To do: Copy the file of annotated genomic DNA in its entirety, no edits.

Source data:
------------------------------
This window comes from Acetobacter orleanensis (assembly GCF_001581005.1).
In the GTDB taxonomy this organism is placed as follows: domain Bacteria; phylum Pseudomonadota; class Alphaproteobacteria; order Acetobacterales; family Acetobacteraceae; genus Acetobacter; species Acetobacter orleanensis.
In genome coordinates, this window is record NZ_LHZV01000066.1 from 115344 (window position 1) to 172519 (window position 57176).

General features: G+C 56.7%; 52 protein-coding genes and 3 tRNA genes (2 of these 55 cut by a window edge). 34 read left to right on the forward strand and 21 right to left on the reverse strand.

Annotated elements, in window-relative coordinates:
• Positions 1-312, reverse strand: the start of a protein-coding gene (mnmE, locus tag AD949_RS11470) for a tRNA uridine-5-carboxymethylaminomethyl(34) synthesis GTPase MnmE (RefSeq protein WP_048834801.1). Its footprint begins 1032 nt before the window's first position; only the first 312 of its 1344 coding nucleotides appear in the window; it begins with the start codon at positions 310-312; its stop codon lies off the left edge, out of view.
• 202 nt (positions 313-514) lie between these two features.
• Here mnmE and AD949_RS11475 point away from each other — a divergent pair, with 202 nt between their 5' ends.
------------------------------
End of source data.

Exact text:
This window comes from Acetobacter orleanensis (assembly GCF_001581005.1).
In the GTDB taxonomy this organism is placed as follows: domain Bacteria; phylum Pseudomonadota; class Alphaproteobacteria; order Acetobacterales; family Acetobacteraceae; genus Acetobacter; species Acetobacter orleanensis.
In genome coordinates, this window is record NZ_LHZV01000066.1 from 115344 (window position 1) to 172519 (window position 57176).

General features: G+C 56.7%; 52 protein-coding genes and 3 tRNA genes (2 of these 55 cut by a window edge). 34 read left to right on the forward strand and 21 right to left on the reverse strand.

Annotated elements, in window-relative coordinates:
• Positions 1-312, reverse strand: the start of a protein-coding gene (mnmE, locus tag AD949_RS11470) for a tRNA uridine-5-carboxymethylaminomethyl(34) synthesis GTPase MnmE (RefSeq protein WP_048834801.1). Its footprint begins 1032 nt before the window's first position; only the first 312 of its 1344 coding nucleotides appear in the window; it begins with the start codon at positions 310-312; its stop codon lies off the left edge, out of view.
• 202 nt (positions 313-514) lie between these two features.
• Here mnmE and AD949_RS11475 point away from each other — a divergent pair, with 202 nt between their 5' ends.